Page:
The Trump disaster

As just about everyone knows, Donald Trump has spent the last year massaging the darkest impulses of modern American society and the biggest fear at this point is that he is a man of his word.

With some base of knowledge the U.S. Electoral College and the various “battleground states” a candidate needs to win the presidency, I knew on election night that an early start for the Republican nominee in states like Kentucky and Indiana was not something to be overly worried about.

But when Hillary Clinton pulled out a razor thin victory in Virginia (a state that was supposed to be a relatively safe Democratic one), and the votes didn’t seem to be there to overcome her deficits in North Carolina and Florida, a sense of panic began to set in.

A stubborn four point lead for Donald Trump in Wisconsin was the final piece of evidence I needed — the guy whose candidacy almost everyone considered to be a joke a year ago was going to become President of the United States.

I turned off the TV and logged out of my Facebook account to avoid bearing witness to the doom and despair a Trump victory would inevitably inspire among just about every right-thinking person I know. It was an early 9:00 bedtime for me on election night.

We all cope with bad news in our own ways.

Yes, I am starting here from the premise that a Donald Trump presidency is a bad thing — an unmitigated disaster if you will. But while his election is certainly a negative, his unorthodox style means there is an array of possible outcomes to this tragedy. Let’s start with the worst case scenario.

As just about everyone knows, Donald Trump has spent the last year massaging the darkest impulses of modern American society and the biggest fear at this point is that he is a man of his word. If Trump keeps his promises, hard times lie ahead for the various minorities he has scapegoated for the problems that plague America.

But the victims of Trump’s America wouldn’t be limited to Muslims and Hispanics. Equally frightening is the fact that Trump hasn’t shown the slightest interest in many of the institutions that “Make America Great” — including freedom of speech, freedom of the press, the rule of law, the separation of powers, or principles related to limited government. With both houses of Congress and the power to appoint Supreme Court judges under the full control of Republicans, we will get to see just how strong those institutions are.

The dangers of a Trump presidency extend beyond America’s borders as well. He has been notoriously thin-skinned and prone to angry outbursts which doesn’t bode well if an international row were to flare up — say a downed American aircraft over North Korea or some sort of aggressive naval movement on the part of an increasingly confident Chinese government.

Such situations require cool heads and restrained conduct to avoid calamity — and unfortunately neither of those traits characterize Donald Trump.

Worst case scenario? A Trump presidency threatens the American republic we (sometimes grudgingly) respect at its very core.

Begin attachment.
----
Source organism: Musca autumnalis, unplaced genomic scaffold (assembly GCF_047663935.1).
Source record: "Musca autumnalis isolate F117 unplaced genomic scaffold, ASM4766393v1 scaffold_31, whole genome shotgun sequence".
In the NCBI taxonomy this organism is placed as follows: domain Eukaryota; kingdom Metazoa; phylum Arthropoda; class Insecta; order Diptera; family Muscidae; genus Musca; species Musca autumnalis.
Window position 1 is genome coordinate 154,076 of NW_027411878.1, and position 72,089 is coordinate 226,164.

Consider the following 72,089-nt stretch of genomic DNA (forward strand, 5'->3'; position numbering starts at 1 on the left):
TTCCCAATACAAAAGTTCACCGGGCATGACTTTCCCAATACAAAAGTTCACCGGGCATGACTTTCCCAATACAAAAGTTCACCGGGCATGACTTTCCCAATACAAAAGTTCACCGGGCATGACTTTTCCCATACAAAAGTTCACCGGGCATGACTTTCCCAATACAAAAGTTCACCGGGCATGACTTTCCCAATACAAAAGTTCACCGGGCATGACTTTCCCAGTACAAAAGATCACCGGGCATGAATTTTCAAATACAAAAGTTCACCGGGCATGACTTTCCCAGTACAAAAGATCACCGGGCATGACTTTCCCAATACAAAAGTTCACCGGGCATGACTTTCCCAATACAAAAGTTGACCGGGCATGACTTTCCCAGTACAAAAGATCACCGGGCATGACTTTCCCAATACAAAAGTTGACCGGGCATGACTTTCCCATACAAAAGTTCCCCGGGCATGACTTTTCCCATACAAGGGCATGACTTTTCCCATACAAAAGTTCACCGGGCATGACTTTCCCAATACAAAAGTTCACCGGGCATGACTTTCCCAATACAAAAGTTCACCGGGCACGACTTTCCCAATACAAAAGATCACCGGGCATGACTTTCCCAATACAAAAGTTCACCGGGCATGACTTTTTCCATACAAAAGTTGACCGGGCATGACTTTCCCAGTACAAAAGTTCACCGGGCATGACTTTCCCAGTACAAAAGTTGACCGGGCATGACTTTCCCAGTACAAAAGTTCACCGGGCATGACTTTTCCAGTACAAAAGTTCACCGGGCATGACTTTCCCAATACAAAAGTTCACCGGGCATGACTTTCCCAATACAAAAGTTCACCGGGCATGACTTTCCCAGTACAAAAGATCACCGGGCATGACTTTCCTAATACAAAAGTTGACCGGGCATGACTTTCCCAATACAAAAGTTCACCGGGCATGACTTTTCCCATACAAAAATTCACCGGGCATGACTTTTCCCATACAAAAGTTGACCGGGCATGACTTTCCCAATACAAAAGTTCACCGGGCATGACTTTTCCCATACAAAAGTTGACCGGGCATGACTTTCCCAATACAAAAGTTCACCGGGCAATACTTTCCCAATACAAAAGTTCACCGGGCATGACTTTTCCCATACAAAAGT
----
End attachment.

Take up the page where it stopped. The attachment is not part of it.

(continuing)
But thankfully Armageddon is but one possible outcomes in the array of possibilities.

There is a sliver of hope that Donald Trump the president will be nothing like Donald Trump the candidate. There have been voices who for some time have said that Trump doesn’t mean what he says and — while I generally strive to take politicians at their word — there is an air of reality to this theory.

Trump has been so wildly inconsistent and unpredictable that there really are no guarantees about how he will govern. Some of his most controversial promises — including his pledge to ban Muslims from America — reportedly vanished from his website on election night as if “we have always been at war with Eurasia” to borrow from George Orwell’s dystopian novel 1984. It was later replaced.

But here too lie grave concerns if American conservativism is not your cup of tea. A very conservative crop of Republicans now control both houses of Congress, and as a friend aptly put it, they are quickly moving to “fill the empty vessel that is Donald Trump.”

Trump’s running mate Mike Pence, for instance, is an evolution-denying throwback who believes in the ghastly practice of gay conversion therapy. If voices like his have Trump’s ear America is in serious trouble.

It is possible that Trump will become a lackey of the Republican leadership and implement all of the insane tax restructuring, social spending slashing policies they have been drooling over all these years leading to a world of hurt for Americans socially and economically.

Trump will also get to appoint at least one — probably more — Supreme Court justices which will put a conservative stamp on the court’s decisions for a generation.

Not quite the xenophobic quasi-fascism Trump has spent the past year promising America but a frightening possibility for progressives nonetheless.

The optimist in me sees a third possible outcome.

Maybe Trump will come to see the Republican establishment in Washington as part of that “swamp” that needs to be drained and rather than tacking hard to the right he governs pragmatically by deferring to the advice of experts and reasoned individuals.

Or perhaps the narcissist in him will drive him to try expand his base of support beyond the “basket of deplorables” by pursuing policies designed to convince voters who have taken to the street for nightly protests since his election that he is not that bad.

And while I’m dreaming I’d like a BMW.

Yes these are uncertain times and I’d suggest that anyone who claims to know exactly how the next four to eight years are going to play out with this wild and unpredictable man know not of what they speak — although I’d be inclined to err on the side of pessimism.

Kyle Carruthers is a born-and-raised Yukoner who lives and practises law in Whitehorse.